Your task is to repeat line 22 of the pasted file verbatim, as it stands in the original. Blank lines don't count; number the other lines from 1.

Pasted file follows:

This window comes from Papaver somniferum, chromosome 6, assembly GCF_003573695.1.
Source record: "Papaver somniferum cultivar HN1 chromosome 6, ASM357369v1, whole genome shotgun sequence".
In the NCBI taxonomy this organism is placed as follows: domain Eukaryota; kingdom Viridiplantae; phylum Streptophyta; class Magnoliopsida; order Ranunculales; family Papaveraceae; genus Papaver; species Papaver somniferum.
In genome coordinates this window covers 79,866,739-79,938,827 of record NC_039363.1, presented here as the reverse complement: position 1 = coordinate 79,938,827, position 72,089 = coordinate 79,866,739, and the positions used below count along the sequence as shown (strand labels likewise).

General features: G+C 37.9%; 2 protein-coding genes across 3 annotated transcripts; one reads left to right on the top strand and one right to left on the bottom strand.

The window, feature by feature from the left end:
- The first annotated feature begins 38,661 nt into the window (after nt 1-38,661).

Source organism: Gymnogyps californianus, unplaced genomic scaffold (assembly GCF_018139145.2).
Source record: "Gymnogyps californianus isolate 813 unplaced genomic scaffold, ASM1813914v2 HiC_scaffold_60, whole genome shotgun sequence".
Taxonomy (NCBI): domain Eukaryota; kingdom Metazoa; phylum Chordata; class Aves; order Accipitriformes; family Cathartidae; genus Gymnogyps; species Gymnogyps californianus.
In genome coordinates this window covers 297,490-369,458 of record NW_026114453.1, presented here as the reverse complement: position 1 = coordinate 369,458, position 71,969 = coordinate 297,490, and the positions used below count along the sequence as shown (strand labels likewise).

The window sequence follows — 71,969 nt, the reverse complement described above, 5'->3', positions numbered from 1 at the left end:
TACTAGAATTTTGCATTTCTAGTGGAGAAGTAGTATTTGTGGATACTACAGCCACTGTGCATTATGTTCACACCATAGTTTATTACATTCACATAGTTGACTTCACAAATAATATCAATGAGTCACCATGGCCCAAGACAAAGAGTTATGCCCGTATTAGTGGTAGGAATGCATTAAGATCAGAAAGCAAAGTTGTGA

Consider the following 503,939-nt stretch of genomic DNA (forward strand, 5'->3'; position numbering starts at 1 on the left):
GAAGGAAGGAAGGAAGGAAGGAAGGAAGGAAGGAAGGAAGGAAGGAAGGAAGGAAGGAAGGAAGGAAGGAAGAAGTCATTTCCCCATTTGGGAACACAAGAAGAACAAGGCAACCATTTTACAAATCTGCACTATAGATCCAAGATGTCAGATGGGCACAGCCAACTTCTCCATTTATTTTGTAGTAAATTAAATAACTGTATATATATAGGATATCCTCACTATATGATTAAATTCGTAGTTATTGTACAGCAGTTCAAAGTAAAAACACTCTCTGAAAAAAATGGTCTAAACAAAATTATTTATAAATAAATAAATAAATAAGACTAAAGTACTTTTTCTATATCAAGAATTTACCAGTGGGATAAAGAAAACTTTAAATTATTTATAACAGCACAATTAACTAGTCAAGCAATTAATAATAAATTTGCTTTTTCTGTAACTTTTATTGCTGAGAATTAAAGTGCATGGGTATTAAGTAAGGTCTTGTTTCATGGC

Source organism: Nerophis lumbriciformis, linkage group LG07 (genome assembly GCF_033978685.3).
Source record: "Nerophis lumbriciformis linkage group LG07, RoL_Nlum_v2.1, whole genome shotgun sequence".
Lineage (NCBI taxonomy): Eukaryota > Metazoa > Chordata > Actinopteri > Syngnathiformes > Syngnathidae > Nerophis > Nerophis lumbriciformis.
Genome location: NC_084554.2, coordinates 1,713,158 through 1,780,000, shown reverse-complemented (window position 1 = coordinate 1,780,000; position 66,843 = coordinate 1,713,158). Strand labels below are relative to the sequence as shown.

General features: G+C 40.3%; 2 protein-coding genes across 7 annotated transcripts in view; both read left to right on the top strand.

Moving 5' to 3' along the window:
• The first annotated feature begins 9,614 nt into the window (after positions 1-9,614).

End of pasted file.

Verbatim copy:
• The first annotated feature begins 9,614 nt into the window (after positions 1-9,614).